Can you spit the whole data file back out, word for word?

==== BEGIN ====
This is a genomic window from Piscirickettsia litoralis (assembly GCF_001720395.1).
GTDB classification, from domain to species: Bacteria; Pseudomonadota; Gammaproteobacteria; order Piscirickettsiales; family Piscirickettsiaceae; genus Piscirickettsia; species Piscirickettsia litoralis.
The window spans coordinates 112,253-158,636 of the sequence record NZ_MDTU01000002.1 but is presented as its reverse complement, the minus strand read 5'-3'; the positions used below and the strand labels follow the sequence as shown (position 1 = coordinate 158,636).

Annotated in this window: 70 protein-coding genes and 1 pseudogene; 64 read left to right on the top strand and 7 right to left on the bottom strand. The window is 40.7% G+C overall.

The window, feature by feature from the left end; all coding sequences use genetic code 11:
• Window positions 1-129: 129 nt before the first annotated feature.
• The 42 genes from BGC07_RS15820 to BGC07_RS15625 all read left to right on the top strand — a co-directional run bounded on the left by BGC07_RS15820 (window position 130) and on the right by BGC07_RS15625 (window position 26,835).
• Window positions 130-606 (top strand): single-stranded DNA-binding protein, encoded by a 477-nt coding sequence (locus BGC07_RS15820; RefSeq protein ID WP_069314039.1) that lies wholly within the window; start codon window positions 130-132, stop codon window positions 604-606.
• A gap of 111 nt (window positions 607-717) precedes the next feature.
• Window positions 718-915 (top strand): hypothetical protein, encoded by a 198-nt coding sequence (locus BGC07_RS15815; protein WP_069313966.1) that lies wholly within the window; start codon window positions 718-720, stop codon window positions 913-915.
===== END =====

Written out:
This is a genomic window from Piscirickettsia litoralis (assembly GCF_001720395.1).
GTDB classification, from domain to species: Bacteria; Pseudomonadota; Gammaproteobacteria; order Piscirickettsiales; family Piscirickettsiaceae; genus Piscirickettsia; species Piscirickettsia litoralis.
The window spans coordinates 112,253-158,636 of the sequence record NZ_MDTU01000002.1 but is presented as its reverse complement, the minus strand read 5'-3'; the positions used below and the strand labels follow the sequence as shown (position 1 = coordinate 158,636).

Annotated in this window: 70 protein-coding genes and 1 pseudogene; 64 read left to right on the top strand and 7 right to left on the bottom strand. The window is 40.7% G+C overall.

The window, feature by feature from the left end; all coding sequences use genetic code 11:
• Window positions 1-129: 129 nt before the first annotated feature.
• The 42 genes from BGC07_RS15820 to BGC07_RS15625 all read left to right on the top strand — a co-directional run bounded on the left by BGC07_RS15820 (window position 130) and on the right by BGC07_RS15625 (window position 26,835).
• Window positions 130-606 (top strand): single-stranded DNA-binding protein, encoded by a 477-nt coding sequence (locus BGC07_RS15820; RefSeq protein ID WP_069314039.1) that lies wholly within the window; start codon window positions 130-132, stop codon window positions 604-606.
• A gap of 111 nt (window positions 607-717) precedes the next feature.
• Window positions 718-915 (top strand): hypothetical protein, encoded by a 198-nt coding sequence (locus BGC07_RS15815; protein WP_069313966.1) that lies wholly within the window; start codon window positions 718-720, stop codon window positions 913-915.